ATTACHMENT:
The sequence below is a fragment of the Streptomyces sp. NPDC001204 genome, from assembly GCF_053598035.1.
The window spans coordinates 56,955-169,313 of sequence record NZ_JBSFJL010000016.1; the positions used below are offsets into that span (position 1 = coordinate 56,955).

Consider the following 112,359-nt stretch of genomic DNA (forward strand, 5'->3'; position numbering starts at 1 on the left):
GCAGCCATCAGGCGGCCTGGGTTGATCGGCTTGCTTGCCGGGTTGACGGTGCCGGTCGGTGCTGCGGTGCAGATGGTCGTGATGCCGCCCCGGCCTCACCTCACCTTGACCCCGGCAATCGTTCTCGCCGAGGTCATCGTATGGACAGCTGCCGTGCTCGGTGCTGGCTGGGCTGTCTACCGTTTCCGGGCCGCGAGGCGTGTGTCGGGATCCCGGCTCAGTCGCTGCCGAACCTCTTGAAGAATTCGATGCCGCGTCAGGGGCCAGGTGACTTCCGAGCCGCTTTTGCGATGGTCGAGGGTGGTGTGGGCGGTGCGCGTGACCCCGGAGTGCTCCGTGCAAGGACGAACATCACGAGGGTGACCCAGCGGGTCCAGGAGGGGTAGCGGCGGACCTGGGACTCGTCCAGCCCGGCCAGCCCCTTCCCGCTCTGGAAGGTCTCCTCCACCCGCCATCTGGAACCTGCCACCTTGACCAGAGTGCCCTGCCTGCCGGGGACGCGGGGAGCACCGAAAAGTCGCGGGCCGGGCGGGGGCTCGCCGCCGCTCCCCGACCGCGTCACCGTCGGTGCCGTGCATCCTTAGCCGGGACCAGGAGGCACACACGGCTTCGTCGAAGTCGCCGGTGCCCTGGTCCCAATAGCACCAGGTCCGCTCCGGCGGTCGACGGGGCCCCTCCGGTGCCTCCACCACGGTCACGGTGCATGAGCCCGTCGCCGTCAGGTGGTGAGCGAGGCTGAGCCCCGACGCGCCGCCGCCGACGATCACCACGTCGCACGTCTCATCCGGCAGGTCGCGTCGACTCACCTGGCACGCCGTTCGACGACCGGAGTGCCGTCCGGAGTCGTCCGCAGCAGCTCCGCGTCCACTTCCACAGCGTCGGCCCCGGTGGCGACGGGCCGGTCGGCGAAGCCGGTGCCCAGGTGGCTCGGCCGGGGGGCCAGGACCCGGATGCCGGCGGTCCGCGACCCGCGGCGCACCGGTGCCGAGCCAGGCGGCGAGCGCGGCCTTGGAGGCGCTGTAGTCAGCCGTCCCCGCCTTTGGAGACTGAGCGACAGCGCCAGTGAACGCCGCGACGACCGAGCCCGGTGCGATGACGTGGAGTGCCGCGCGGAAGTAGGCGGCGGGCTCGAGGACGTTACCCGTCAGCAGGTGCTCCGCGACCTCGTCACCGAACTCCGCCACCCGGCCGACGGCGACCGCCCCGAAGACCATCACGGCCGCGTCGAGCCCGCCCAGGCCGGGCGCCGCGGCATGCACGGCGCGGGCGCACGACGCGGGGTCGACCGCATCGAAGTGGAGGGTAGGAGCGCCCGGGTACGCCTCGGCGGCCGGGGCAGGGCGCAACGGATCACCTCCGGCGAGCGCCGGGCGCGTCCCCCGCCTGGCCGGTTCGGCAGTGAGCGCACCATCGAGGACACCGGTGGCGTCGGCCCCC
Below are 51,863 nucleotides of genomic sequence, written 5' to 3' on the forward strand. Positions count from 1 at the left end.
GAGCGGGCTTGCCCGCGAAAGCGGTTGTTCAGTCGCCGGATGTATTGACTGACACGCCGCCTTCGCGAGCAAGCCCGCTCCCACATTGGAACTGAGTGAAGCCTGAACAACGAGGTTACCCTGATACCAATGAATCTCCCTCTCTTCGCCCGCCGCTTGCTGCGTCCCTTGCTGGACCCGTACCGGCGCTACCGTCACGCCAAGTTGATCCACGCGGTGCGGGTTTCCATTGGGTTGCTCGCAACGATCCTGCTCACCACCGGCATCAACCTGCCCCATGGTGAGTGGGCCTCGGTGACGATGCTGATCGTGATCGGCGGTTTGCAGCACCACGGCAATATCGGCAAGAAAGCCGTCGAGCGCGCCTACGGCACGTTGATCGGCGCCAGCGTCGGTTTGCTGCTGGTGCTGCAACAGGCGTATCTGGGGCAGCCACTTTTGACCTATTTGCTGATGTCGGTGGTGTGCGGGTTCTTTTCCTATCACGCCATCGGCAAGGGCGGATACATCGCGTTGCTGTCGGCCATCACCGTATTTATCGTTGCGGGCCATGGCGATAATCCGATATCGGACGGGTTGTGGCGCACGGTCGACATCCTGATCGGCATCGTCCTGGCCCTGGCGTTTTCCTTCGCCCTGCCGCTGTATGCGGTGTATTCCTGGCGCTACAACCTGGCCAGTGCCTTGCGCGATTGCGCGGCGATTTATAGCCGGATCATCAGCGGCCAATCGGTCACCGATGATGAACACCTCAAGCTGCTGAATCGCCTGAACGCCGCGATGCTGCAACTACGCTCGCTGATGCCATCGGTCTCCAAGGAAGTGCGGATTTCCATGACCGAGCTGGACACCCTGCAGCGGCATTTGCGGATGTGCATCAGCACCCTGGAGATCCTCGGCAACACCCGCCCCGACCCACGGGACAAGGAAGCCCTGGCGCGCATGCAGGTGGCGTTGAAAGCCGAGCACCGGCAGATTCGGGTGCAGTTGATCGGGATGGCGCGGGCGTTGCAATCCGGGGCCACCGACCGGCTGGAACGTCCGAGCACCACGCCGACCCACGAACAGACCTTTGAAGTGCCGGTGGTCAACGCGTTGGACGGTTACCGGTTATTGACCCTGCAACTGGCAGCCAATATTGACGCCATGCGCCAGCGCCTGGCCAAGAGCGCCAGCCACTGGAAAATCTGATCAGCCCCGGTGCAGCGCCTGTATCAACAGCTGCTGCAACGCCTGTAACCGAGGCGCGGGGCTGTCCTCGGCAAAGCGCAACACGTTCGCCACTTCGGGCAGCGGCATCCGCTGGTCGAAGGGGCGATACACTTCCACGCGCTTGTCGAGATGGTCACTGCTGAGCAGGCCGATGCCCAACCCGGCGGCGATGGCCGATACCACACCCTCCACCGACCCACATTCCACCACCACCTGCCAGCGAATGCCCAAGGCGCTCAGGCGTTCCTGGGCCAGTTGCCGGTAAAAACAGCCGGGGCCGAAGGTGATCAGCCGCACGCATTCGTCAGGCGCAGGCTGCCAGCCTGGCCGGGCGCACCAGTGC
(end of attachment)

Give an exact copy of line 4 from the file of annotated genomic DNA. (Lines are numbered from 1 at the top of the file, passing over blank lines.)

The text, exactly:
GCAGCCATCAGGCGGCCTGGGTTGATCGGCTTGCTTGCCGGGTTGACGGTGCCGGTCGGTGCTGCGGTGCAGATGGTCGTGATGCCGCCCCGGCCTCACCTCACCTTGACCCCGGCAATCGTTCTCGCCGAGGTCATCGTATGGACAGCTGCCGTGCTCGGTGCTGGCTGGGCTGTCTACCGTTTCCGGGCCGCGAGGCGTGTGTCGGGATCCCGGCTCAGTCGCTGCCGAACCTCTTGAAGAATTCGATGCCGCGTCAGGGGCCAGGTGACTTCCGAGCCGCTTTTGCGATGGTCGAGGGTGGTGTGGGCGGTGCGCGTGACCCCGGAGTGCTCCGTGCAAGGACGAACATCACGAGGGTGACCCAGCGGGTCCAGGAGGGGTAGCGGCGGACCTGGGACTCGTCCAGCCCGGCCAGCCCCTTCCCGCTCTGGAAGGTCTCCTCCACCCGCCATCTGGAACCTGCCACCTTGACCAGAGTGCCCTGCCTGCCGGGGACGCGGGGAGCACCGAAAAGTCGCGGGCCGGGCGGGGGCTCGCCGCCGCTCCCCGACCGCGTCACCGTCGGTGCCGTGCATCCTTAGCCGGGACCAGGAGGCACACACGGCTTCGTCGAAGTCGCCGGTGCCCTGGTCCCAATAGCACCAGGTCCGCTCCGGCGGTCGACGGGGCCCCTCCGGTGCCTCCACCACGGTCACGGTGCATGAGCCCGTCGCCGTCAGGTGGTGAGCGAGGCTGAGCCCCGACGCGCCGCCGCCGACGATCACCACGTCGCACGTCTCATCCGGCAGGTCGCGTCGACTCACCTGGCACGCCGTTCGACGACCGGAGTGCCGTCCGGAGTCGTCCGCAGCAGCTCCGCGTCCACTTCCACAGCGTCGGCCCCGGTGGCGACGGGCCGGTCGGCGAAGCCGGTGCCCAGGTGGCTCGGCCGGGGGGCCAGGACCCGGATGCCGGCGGTCCGCGACCCGCGGCGCACCGGTGCCGAGCCAGGCGGCGAGCGCGGCCTTGGAGGCGCTGTAGTCAGCCGTCCCCGCCTTTGGAGACTGAGCGACAGCGCCAGTGAACGCCGCGACGACCGAGCCCGGTGCGATGACGTGGAGTGCCGCGCGGAAGTAGGCGGCGGGCTCGAGGACGTTACCCGTCAGCAGGTGCTCCGCGACCTCGTCACCGAACTCCGCCACCCGGCCGACGGCGACCGCCCCGAAGACCATCACGGCCGCGTCGAGCCCGCCCAGGCCGGGCGCCGCGGCATGCACGGCGCGGGCGCACGACGCGGGGTCGACCGCATCGAAGTGGAGGGTAGGAGCGCCCGGGTACGCCTCGGCGGCCGGGGCAGGGCGCAACGGATCACCTCCGGCGAGCGCCGGGCGCGTCCCCCGCCTGGCCGGTTCGGCAGTGAGCGCACCATCGAGGACACCGGTGGCGTCGGCCCCC